Remember a childhood vacation to the Gold Coast, spent roaming the palm-lined streets in search of a motel with a lighted vacancy sign? There was a time when a kidney shaped swimming pool and loud air conditioning in the rooms were considered a luxury.
Today, retro hotels and motels on the Gold Coast are experiencing a renaissance, allowing vacationers to recreate that old-fashioned vacation vibe, but with all modern conveniences.
The Mysa Motel at Palm Beach, formerly the Palm Trees Motel, is the latest to be transformed from Daggy to vintage chic, with its boutique offering of just seven rooms providing a luxurious and sustainable stay that major hotels simply cannot match. .
Local Gold Coast couple Eliza and Jason Raine lovingly restored the ’80s blonde brick building over a two-year period, retaining the original facade and using recycled items from the existing motel and other local properties.
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“Our carport and yards feature recycled vintage cinder blocks, and our carport roof is made from recycled hardwood salvaged from the original motel,” said Raine. “Up-cycling was at the forefront of what we wanted to do here in Mysa, and how we wanted to reinvent ourselves as an icon, with as little impact as possible.”
This desire for minimal impact has meant the couple installed water tanks – to maintain the garden, magnesium pool and toilets – and 64 solar panels on the roof to power the complex.
Mr Raine, a tiler for 20 years, said he and Eliza did much of the construction and interior work themselves, but also used local artisans and designers when needed. . These include award-winning local photographer Trent Mitchell, whose nostalgic impressions of quintessential Gold Coast scenes adorn bedroom walls.
But the crowning achievement is undoubtedly the towering neon sign for the Mysa Motel, which was created by the same long-time local company that produced most of the Gold Coast’s glitzy neon signs starting in the 1960s.
A little further south, in Coolangatta, it’s not so much the signage as the pale pink color of the building that catches the attention of tourists at the Pink Hotel.
In 2018, three local couples and a few secondary investors purchased the 1950s property, formerly the Ocean View Motel, and returned it over a six-month period.
Co-owner Freya Frenzel said residents were delighted to hear that the dilapidated property would be renovated, not demolished to make way for another skyscraper.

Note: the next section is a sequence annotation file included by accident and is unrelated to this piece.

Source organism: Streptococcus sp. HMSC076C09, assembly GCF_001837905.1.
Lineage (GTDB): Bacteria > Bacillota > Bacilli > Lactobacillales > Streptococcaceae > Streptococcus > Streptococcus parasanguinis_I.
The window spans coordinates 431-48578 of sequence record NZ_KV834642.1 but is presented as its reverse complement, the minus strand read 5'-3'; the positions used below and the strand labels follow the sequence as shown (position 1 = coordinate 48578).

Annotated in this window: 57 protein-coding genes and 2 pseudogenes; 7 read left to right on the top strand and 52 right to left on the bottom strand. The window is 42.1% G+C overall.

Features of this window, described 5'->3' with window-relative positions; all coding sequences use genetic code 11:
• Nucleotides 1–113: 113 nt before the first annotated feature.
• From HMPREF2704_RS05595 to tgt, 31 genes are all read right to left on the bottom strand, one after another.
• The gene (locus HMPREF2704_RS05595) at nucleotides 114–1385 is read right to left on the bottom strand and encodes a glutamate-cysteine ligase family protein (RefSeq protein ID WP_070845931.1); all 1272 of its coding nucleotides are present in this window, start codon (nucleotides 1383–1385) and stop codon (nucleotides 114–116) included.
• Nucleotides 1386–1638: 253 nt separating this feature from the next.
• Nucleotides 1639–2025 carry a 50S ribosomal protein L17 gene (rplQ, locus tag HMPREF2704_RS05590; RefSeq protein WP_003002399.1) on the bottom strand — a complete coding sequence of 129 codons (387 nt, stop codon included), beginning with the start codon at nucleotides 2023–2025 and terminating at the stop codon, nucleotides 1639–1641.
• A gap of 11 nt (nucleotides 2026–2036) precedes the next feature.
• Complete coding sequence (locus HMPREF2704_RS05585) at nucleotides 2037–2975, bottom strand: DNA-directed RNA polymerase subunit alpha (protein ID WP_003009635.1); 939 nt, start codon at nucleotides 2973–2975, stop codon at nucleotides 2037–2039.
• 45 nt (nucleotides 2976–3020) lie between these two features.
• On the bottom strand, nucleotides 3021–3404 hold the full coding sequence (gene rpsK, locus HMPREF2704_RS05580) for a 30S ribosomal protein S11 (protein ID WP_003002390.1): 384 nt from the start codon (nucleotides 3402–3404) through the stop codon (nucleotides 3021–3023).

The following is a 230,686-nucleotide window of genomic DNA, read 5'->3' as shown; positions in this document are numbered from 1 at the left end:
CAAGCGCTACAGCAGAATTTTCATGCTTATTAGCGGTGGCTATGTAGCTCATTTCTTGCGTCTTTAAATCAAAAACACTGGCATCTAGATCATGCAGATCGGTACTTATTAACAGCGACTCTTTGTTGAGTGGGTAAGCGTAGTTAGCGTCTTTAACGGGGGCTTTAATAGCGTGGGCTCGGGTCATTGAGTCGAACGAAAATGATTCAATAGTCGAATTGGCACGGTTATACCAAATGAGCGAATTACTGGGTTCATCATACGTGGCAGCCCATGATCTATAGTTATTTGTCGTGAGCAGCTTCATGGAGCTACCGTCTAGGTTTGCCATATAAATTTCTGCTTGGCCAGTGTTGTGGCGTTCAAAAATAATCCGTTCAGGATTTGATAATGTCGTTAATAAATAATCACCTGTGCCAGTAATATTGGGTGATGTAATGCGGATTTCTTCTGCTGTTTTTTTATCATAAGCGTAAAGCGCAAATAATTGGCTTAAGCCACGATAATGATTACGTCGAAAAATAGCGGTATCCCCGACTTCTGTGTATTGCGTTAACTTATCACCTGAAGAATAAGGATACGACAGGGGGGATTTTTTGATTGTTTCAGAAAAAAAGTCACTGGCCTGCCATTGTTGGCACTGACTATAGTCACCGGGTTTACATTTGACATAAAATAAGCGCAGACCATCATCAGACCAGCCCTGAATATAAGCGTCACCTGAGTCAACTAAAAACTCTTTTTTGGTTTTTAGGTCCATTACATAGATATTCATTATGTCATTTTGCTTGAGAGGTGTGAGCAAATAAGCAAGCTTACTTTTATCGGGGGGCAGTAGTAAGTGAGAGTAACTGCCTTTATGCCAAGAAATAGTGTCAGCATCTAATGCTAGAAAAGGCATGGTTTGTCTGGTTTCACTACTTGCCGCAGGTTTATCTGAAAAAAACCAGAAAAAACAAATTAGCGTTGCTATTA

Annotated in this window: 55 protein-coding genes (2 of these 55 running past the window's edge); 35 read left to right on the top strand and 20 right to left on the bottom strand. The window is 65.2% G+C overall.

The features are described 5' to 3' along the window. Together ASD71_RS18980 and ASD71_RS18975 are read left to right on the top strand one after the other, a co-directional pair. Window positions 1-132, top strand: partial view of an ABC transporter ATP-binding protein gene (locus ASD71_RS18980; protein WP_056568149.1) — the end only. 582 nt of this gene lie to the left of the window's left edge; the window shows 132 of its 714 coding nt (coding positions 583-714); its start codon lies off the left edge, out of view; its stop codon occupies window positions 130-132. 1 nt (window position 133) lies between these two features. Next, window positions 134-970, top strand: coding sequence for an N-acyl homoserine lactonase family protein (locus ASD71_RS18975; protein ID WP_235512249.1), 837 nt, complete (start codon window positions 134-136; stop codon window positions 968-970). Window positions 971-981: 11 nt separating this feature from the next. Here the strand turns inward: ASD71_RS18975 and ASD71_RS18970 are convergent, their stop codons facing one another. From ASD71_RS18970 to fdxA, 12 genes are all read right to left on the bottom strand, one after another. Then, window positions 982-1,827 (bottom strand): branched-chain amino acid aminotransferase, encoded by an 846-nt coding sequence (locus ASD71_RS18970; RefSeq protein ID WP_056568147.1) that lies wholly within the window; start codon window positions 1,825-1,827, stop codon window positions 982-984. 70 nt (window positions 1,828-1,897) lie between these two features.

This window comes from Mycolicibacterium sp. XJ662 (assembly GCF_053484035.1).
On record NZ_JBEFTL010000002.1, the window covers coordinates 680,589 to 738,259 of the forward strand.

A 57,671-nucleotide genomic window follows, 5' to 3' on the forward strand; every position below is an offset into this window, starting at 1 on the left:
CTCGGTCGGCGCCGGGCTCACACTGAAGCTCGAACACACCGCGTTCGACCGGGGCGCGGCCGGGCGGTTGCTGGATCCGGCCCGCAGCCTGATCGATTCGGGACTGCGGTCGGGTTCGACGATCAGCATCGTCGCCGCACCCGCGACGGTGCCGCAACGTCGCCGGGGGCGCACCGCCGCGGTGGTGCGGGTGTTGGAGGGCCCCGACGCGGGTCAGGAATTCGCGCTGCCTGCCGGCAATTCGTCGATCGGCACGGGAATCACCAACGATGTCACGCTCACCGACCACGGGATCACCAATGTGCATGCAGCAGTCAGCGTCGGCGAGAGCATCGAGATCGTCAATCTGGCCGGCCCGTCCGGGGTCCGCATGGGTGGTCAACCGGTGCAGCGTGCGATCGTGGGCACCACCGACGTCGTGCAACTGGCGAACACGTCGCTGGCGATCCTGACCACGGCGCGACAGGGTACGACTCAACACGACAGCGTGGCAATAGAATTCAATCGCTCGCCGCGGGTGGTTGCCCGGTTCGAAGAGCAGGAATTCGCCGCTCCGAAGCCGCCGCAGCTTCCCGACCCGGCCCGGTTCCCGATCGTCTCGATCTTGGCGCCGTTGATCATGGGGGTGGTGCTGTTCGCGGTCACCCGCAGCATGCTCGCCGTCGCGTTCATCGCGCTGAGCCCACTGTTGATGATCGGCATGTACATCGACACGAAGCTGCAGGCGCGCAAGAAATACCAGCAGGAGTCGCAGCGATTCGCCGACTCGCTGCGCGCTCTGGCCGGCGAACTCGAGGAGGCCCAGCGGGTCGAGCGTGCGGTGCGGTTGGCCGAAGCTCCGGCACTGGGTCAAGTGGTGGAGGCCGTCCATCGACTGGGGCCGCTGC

âWe wanted to keep a little slice of Coolie,â Ms. Frenzel said. âIt’s like Coolangatta’s beating pink heart. It’s a great adventure the second you walk in here.
The 17-room hotel has plenty of retro touches, including record players (with a vinyl library available for loan from reception) and even a pinball machine in the hotel’s artist suite.
And in true 1950s beach hotel style, there’s no elevator, and a climb of the stairs to the rooftop bar reveals stunning views of the Pacific Ocean. It’s the kind of place where you can imagine guests sipping a pina colada while devouring a shrimp cocktail.
Ms Frenzel said the co-owners, who all grew up in the area, did most of the makeover work themselves, uncovering gems such as herringbone ceilings that had previously been covered in horsehair plaster.
They have also replaced a “fortress of palm trees” at the entrance with trendy recycled breeze blocks.
Continuing on the theme of mid-century makeovers on the Gold Coast, Diane and John Cartmill transformed a 1950s airport motel into a charming 10-bedroom accommodation called La Costa Motel.
Located just 60 steps from Bilinga Beach, the motel’s colorful umbrellas and vintage bikes available for hire, along with all-inclusive breakfast baskets and beach towels, make you feel like you are in. be at home away from home.
âAll you need to bring is your pajamas and your toothbrush,â Ms. Cartmill said. “I always say it’s like coming to your favorite aunt’s house.”
The husband and wife duo both grew up in the area, but it was after traveling extensively that they decided to turn the property they had owned for 20 years into a retro-themed motel.
âWe thought about demolishing it, but in the end we kept the structure and renovated it ourselves,â Ms. Cartmill said. âWe even found vintage Women’s weekly and Woman’s day magazines in the walls, serving as insulation.
“We have since framed them and they form some of the artwork in our rooms.”
Ms Cartmill said many of her guests were repeat customers and sometimes entire families or groups of friends booked each room.
Unsurprisingly, all three locations are also sought after by Instagrammers and big names who want to use the unique aesthetic for photoshoots and ads.
âWe get two to three photo shoots booked every week,â Mr. Raine said. âWe feel like we’re the launching pad in the areaâ¦ our guests come and then realize what’s in Palm Beach, with the new restaurants, cafes and the beach so close. Many of them don’t know how much the region has changed and how good everything is now. “
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